Half a century after humans first walked on the moon, a number of private companies and nations are planning to build permanent bases on the lunar surface. Despite the technological progress since the Apollo era, this will be extremely challenging. So how should you get started?Continue reading How to build a moon base
“Tranquility Base here. The eagle has landed.” Neil Armstrong said so as the Apollo Lunar Module Eagle touched down on the lunar surface on Sunday, July 20, 1969, at 20:17 UTC.Continue reading Descending to the Moon: scientists reconstruct what Buzz Aldrin saw
Apollo 11’s successful mission 50 years ago was the turning point in the space industry. It is comparable to the Wright brothers’ flight in 1903 that marked the beginning of the aviation industry and James Watt’s invention of steam engine, the landmark of the industrialization era. The first step on the lunar surface is recognized as the beginning of the space exploration age.Continue reading Moon landing anniversary: One small step for man… a giant leap for space robots
Much of the technology common in daily life today originates from the drive to put a human being on the Moon. This effort reached its pinnacle when Neil Armstrong stepped off the Eagle landing module onto the lunar surface 50 years ago.
As a NASA airborne astronomy ambassador and director of the University of Wisconsin-Milwaukee Manfred Olson Planetarium, I know that the technologies behind weather forecasting, GPS and even smartphones can trace their origins to the race to the Moon.Continue reading 5 Moon-landing innovations that changed life on Earth
The historic Apollo mission control room in Houston has been fully restored by NASA for the 50th anniversary of the Apollo 11 mission. Now it provides a snapshot of how it looked during the first Moon landing on July 20, 1969.Continue reading NASA has restored the historic Apollo Mission Control Room
An amazing NASA archive photo showing Apollo 17 during the prelaunch, with the Moon (a full moon), the spacecraft’s destination is in the background.Continue reading Apollo 17 and its destination (Moon) in one photo
An amazing view of Earth from Apollo 9: on March 6, 1969, with the Command/Service Modules docked with the Lunar Module and Earth in the background, astronaut Dave Scott opens the hatch of CSM (“Gumdrop”) for his extravehicular activity (EVA) to test some of the spacesuit systems that will be used for lunar operations. Astronaut Rusty Schweickart took the picture from outside the Lunar Module, “Spider” at approximately 249.5 kilometers above the Earth. The entire EVA lasted 37 minutes.Continue reading Amazing view of Earth from Apollo 9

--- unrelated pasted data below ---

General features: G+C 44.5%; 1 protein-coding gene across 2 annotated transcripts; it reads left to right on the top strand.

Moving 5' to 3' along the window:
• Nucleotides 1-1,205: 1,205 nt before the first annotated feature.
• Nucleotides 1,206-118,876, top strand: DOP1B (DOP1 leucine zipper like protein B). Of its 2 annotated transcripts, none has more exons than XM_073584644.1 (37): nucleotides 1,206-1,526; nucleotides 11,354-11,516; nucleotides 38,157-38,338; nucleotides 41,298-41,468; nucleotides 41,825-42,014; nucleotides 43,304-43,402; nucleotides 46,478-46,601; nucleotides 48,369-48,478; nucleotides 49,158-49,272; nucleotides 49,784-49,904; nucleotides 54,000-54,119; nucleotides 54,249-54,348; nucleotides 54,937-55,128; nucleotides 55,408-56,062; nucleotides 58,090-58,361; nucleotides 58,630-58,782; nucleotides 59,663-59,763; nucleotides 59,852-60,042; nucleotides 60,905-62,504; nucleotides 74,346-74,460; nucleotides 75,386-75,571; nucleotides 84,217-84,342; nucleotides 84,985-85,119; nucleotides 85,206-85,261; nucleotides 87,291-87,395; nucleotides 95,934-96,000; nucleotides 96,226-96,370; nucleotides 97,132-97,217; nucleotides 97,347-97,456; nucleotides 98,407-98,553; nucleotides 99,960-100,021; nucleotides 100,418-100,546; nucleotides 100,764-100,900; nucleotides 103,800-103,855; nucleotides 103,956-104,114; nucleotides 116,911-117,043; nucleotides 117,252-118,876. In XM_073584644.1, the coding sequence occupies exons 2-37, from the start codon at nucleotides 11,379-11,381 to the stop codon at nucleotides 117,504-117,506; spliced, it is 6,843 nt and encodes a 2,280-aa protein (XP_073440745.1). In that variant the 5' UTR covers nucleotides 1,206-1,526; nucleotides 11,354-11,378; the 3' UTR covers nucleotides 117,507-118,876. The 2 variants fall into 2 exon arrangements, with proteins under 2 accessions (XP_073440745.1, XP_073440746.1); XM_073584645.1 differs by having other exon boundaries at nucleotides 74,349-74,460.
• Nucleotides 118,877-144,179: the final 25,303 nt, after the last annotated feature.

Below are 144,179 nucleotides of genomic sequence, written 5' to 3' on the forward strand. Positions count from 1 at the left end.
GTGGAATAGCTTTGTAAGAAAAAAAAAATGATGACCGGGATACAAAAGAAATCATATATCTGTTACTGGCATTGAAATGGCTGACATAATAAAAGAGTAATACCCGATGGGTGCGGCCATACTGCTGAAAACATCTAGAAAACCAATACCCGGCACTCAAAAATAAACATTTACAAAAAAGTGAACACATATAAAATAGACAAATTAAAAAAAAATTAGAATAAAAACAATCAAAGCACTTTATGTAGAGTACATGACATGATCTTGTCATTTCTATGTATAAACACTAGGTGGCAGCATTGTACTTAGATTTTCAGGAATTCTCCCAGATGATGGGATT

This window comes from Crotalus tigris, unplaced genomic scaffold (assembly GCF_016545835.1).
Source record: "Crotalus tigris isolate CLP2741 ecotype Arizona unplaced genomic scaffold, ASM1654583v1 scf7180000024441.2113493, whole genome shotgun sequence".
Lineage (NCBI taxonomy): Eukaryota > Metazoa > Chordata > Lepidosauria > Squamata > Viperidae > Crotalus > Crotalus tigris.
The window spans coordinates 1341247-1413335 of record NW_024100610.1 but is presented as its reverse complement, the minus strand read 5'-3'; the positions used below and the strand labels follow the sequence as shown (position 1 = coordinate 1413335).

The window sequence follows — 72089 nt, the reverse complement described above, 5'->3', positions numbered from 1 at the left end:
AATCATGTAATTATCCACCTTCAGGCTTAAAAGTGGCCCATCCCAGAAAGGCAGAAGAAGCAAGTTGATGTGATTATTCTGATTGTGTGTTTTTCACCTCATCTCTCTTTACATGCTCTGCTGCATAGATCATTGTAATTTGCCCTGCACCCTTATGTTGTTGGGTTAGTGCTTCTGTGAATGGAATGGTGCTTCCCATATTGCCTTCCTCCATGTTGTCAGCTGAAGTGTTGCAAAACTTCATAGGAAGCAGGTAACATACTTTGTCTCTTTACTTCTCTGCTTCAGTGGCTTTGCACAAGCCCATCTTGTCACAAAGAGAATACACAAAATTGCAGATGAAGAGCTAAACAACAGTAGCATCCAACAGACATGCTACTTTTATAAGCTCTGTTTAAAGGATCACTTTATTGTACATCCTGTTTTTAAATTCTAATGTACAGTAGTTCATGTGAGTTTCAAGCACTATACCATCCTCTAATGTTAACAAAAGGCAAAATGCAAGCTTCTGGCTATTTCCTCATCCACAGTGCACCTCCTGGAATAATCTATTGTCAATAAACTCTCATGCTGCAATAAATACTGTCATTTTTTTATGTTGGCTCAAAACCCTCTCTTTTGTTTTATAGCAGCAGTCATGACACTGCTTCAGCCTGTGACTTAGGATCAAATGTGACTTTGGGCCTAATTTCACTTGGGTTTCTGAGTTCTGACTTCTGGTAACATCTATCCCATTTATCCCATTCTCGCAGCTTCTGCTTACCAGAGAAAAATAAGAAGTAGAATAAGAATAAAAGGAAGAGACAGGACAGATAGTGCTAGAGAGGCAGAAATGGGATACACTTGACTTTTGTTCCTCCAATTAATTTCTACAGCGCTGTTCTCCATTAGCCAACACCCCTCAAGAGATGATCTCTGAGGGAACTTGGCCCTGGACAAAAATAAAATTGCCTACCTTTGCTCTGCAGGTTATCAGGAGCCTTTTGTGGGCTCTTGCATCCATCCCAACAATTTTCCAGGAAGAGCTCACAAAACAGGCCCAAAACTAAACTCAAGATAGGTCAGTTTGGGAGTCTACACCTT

I am one of the few African-American aerospace engineers who helped design the Apollo spaceships that took men to the Moon. My great-grandfather was a slave in Claiborne, Alabama, who used primitive tools to work the land. My father was born in Alabama before the Wright brothers made mankind’s first flight. He lived to see men walk on the Moon, twin robotic biology labs land on Mars, and a fleet of four space probes on their way to the stars. But many black people, like the late Reverend Ralph Abernathy, felt that the money used to make these amazing things happen would have been better spent on helping the poorest descendants of American slaves.Continue reading Space exploration is still the brightest hope-bringer we have
On May 9, 2019, Jeff Bezos, the founder of the American aerospace company, Blue Origin, discussed his vision to go to space to benefit Earth. In addition, he also announced the Blue Moon lunar lander, which is capable of taking people and payloads to the lunar surface. Here is the full replay of the event below. You’ll find more information about these announcements.Continue reading Going to Space to benefit Earth (Jeff Bezos)
Melodysheep published an amazing video titled “Timelapse of the future: a journey to the end of time”. This experience takes us on a journey to the end of time, trillions of trillions of years into the future, to discover what the fate of our planet, our sun, and our universe may ultimately be.
If this video won’t give you goosebumps, I don’t know what will.Continue reading Timelapse of the future: an amazing video